1920 55.0% 2,784 24.9% 1,260 20.1% 1,020
1916 35.6% 1,896 54.8% 2,924 9.6% 514
1912 19.0% 804 34.5% 1,461 46.6% 1,974[23]
1908 49.2% 1,368 38.7% 1,074 12.1% 337
1904 66.6% 1,192 24.3% 435 9.1% 162
1900 38.1% 457 59.5% 714 2.4% 29
1896 22.7% 284 76.0% 950 1.3% 16
1892 50.0% 577 36.9% 425 13.1% 151

See also[edit]

Further reading[edit]

  • An illustrated history of Stevens, Ferry, Okanogan and Chelan counties, State of Washington. Western Historical Pub. Co. 1904.Available online through the Washington State Library's Classics in Washington History collection

References[edit]

  1. ^ "Washington Placenames Pronunciation". Washington County Highpoint Trip Reports. Missing or empty |url= (help); |access-date= requires |url= (help)
  2. ^ a b "State & County QuickFacts". United States Census Bureau. Archived from the original on July 15, 2011. Retrieved January 7, 2014.
  3. ^ "Find a County". National Association of Counties. Archived from the original on May 31, 2011. Retrieved June 7, 2011.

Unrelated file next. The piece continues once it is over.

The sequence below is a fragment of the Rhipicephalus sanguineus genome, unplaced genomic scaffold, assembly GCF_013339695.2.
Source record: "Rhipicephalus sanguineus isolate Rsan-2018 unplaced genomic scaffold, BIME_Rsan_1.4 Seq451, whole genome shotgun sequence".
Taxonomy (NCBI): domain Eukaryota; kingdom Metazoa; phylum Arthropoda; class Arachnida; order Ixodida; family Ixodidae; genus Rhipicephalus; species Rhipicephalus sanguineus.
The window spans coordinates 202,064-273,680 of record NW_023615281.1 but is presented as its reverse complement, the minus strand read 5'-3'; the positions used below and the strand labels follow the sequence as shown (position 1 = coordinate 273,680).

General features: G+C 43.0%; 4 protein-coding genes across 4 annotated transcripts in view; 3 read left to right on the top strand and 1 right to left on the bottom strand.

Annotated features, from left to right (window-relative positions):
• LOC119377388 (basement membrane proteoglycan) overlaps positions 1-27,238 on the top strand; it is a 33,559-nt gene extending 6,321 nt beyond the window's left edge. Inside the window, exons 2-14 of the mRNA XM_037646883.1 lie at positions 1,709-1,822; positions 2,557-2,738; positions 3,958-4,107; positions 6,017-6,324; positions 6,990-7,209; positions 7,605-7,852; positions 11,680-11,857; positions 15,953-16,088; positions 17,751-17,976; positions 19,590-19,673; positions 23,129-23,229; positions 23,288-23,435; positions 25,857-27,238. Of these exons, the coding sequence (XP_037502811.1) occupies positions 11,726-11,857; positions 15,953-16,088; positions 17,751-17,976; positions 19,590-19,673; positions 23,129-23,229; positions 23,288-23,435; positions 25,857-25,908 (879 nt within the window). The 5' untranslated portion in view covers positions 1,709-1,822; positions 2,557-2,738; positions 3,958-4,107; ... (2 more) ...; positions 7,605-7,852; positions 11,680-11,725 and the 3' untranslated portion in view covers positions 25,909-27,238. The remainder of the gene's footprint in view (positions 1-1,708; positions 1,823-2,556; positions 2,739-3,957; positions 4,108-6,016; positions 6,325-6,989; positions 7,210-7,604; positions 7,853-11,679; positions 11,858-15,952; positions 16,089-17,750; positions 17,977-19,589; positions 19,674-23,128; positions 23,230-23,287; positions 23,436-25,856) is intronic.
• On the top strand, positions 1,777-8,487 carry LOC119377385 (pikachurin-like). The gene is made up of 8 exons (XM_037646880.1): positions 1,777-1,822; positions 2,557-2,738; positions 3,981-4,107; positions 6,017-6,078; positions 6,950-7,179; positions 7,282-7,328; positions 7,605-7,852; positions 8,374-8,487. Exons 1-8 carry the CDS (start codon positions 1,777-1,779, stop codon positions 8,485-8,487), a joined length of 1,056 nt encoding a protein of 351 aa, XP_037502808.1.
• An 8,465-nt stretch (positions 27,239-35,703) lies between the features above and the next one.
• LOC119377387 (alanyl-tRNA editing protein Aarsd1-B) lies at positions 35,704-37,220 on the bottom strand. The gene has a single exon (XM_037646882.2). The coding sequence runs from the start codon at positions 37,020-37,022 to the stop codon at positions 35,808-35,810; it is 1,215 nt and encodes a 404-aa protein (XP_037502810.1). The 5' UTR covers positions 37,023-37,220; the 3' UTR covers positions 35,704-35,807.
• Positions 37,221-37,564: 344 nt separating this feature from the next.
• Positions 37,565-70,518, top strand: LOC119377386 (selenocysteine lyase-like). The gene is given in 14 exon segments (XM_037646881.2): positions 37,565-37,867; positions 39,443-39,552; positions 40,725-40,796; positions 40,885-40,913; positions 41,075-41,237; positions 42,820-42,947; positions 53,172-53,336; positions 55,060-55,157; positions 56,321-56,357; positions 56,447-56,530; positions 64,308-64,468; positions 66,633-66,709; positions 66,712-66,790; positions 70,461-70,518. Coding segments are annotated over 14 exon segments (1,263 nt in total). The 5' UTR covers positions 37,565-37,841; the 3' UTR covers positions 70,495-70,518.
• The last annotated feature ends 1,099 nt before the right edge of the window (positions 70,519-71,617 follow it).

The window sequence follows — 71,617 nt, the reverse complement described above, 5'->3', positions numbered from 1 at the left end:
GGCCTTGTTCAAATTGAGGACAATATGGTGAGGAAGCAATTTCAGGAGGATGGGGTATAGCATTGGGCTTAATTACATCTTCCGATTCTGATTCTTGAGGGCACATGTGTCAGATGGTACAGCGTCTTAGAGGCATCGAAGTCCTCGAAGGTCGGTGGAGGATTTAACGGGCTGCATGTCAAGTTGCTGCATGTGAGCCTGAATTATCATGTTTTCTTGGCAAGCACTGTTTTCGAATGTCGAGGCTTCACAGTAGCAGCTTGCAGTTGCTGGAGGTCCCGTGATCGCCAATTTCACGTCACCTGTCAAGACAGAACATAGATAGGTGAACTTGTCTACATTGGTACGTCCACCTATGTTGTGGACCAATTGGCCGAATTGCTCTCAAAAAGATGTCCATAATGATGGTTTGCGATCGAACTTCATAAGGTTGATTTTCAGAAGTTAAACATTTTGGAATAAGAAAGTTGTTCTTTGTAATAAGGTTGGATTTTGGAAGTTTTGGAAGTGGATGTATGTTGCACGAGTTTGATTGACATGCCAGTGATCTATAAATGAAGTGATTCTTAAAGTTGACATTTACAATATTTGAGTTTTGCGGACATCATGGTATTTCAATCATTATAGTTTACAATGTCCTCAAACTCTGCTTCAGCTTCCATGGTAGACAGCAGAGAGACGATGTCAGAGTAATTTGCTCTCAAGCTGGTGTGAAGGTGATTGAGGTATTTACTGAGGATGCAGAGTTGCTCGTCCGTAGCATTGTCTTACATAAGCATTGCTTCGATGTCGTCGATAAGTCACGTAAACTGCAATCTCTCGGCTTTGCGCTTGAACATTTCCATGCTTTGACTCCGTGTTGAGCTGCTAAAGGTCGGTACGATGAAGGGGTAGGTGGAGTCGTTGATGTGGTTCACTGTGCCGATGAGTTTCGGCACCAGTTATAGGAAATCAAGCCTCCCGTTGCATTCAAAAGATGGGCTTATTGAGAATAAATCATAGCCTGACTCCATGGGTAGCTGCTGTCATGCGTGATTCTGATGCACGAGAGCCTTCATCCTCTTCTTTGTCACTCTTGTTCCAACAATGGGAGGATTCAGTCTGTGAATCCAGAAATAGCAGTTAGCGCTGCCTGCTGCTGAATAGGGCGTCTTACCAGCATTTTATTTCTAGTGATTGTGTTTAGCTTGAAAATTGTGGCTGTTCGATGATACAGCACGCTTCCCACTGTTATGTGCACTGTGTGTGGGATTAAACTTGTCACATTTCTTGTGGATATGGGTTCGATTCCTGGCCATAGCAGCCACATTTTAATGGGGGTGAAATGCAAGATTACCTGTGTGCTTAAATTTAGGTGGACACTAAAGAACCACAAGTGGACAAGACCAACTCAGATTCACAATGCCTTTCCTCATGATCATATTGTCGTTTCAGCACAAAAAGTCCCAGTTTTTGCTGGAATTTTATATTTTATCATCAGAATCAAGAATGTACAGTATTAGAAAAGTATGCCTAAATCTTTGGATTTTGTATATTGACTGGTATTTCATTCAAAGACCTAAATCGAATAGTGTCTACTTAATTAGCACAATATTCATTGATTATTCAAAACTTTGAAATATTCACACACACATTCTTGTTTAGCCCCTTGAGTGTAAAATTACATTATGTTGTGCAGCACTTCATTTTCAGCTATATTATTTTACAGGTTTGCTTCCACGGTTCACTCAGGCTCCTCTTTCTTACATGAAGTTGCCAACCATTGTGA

4. ^ Wilma, David (January 21, 2006). "Okanogan County — Thumbnail History". HistoryLink.org.
  5. ^ "Washington State Archives – Central Regional Branch: Guide to Holdings: Okanogan County". Retrieved December 31, 2007.
  6. ^ Bright, William (2004). Native American placenames of the United States. University of Oklahoma Press. p. 346. ISBN 978-0-8061-3598-4. Retrieved September 16, 2011.
  7. ^ Thumbnail History. HistoryLink. Retrieved February 17, 2013.
  8. ^ "Fire's updated toll: 300 homes, 'horrifying' devastation". Seattle Times. July 26, 2014. Retrieved July 26, 2014.
  9. ^ Geranios, Nicholas K.; Johnson, Gene (July 19, 2014). "Damage from Washington Wildfires 'Hard to Believe'". The Associated Press. Boston.com. Archived from the original on July 19, 2014.
  10. ^ "2010 Census Gazetteer Files". United States Census Bureau. August 22, 2012. Retrieved July 7, 2015.